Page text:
Criminal defendants in Louisiana’s Calcasieu Parish who can’t afford private attorneys often languish for months in jail, in some cases more than a year, without talking to a lawyer, charges a new lawsuit. The New Orleans Times-Picayune reports that the class-action case against Gov. Kathleen Blanco and the state legislature says the parish public defender’s office is drastically underfinanced, meaning that people accused of crimes are being denied their constitutional right to be represented by an attorney if they cannot afford to pay. The situation is typical for Louisiana. “The problem is systemic,” said Ron Ware, executive director of the Calcasieu Parish public defender’s office.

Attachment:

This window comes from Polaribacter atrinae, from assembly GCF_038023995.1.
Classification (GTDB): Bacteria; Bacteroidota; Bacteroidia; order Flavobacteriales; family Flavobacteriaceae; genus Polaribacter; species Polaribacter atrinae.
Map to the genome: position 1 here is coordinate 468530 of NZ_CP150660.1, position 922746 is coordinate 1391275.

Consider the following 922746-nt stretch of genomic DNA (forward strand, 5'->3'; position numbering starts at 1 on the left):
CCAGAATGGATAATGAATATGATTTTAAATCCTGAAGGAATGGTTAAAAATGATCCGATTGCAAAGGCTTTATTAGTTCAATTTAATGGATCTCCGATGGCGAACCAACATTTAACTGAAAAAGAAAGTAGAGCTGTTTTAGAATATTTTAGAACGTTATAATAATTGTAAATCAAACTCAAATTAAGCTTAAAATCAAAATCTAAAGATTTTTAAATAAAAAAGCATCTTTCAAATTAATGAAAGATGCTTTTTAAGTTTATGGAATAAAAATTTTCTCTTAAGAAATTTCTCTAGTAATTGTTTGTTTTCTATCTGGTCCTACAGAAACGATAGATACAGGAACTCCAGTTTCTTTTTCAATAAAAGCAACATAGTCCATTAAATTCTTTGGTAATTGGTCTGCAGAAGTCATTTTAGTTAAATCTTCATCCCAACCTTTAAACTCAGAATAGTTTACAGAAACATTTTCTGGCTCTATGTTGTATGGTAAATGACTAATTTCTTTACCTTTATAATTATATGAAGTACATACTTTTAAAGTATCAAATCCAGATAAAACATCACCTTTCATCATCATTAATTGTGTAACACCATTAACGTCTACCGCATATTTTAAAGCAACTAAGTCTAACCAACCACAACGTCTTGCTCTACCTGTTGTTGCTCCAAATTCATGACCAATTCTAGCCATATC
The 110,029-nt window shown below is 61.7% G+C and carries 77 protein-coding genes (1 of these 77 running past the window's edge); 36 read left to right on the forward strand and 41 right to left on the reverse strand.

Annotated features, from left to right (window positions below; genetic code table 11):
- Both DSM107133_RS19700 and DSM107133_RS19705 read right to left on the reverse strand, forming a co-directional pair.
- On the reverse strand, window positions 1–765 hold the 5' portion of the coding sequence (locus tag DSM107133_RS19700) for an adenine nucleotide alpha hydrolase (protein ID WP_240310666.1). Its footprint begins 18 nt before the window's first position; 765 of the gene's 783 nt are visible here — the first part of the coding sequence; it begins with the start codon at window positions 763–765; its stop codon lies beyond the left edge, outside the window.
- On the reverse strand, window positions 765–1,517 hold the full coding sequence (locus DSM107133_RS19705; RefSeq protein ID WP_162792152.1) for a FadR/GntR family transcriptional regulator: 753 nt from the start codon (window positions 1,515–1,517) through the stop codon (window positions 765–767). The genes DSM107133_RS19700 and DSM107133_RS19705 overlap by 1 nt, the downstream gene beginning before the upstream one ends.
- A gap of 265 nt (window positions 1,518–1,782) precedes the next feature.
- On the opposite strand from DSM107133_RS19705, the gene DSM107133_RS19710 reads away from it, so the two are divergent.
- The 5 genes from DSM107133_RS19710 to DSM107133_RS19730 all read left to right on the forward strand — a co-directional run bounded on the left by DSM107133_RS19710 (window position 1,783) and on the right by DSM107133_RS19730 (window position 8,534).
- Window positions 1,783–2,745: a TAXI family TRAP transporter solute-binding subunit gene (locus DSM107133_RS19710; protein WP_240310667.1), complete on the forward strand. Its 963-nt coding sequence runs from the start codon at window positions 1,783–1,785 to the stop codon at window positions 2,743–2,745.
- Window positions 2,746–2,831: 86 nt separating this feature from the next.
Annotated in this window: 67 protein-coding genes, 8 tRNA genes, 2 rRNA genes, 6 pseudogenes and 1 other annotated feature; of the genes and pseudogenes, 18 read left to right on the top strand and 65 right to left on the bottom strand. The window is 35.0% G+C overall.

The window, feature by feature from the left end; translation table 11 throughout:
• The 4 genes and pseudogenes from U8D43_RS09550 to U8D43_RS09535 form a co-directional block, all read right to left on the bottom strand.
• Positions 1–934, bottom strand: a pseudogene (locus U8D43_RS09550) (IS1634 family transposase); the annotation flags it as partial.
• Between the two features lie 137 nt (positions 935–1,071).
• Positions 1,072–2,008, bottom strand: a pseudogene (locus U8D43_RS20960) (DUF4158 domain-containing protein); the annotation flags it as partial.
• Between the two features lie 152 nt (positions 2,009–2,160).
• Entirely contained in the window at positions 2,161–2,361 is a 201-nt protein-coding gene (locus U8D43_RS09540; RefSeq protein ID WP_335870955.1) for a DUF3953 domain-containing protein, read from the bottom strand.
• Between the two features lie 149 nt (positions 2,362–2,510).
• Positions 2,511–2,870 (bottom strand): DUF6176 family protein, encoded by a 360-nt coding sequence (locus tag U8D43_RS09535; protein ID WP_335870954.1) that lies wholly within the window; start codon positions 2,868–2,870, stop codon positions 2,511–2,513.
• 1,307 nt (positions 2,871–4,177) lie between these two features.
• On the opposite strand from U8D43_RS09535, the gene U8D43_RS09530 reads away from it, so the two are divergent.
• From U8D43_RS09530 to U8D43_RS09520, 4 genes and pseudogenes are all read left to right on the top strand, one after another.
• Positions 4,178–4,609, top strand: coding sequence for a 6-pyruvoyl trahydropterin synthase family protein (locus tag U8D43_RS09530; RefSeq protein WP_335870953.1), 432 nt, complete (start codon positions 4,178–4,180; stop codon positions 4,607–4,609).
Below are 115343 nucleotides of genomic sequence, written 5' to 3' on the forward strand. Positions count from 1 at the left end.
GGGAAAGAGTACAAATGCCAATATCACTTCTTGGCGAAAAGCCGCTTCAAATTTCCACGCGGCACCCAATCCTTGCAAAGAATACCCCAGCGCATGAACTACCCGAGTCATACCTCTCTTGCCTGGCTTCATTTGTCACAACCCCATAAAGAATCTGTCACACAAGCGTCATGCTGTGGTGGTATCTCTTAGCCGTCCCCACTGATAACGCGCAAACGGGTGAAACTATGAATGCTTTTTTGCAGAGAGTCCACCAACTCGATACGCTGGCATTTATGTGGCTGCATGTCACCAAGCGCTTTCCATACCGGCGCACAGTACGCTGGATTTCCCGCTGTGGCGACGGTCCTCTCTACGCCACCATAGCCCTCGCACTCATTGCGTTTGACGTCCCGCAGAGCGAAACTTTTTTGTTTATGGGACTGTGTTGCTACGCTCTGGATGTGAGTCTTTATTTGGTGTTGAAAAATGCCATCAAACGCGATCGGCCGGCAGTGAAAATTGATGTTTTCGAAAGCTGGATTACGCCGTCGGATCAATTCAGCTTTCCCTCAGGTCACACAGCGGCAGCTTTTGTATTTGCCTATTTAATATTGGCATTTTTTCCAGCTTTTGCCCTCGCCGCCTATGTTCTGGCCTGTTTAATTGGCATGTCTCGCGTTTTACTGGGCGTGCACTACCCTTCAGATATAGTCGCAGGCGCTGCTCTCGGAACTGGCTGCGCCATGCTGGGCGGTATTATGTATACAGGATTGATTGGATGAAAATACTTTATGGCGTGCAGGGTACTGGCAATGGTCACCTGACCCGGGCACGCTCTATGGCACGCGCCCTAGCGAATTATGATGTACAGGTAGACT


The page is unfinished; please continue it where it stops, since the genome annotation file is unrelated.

The lawsuit says that each of the seven lawyers in the public defender’s office may have up to 400 open felony cases at any given time. It cites the example of a pipe fitter who was arrested Jan. 14, 2003, but has yet to meet with his public defense office attorney. Ware said examples in the lawsuit are “embarrassing,” but that the situation cannot be helped under current circumstances. The head of a state task force that is looking at indigent defense in Louisiana said the legislature has begun looking at the problem.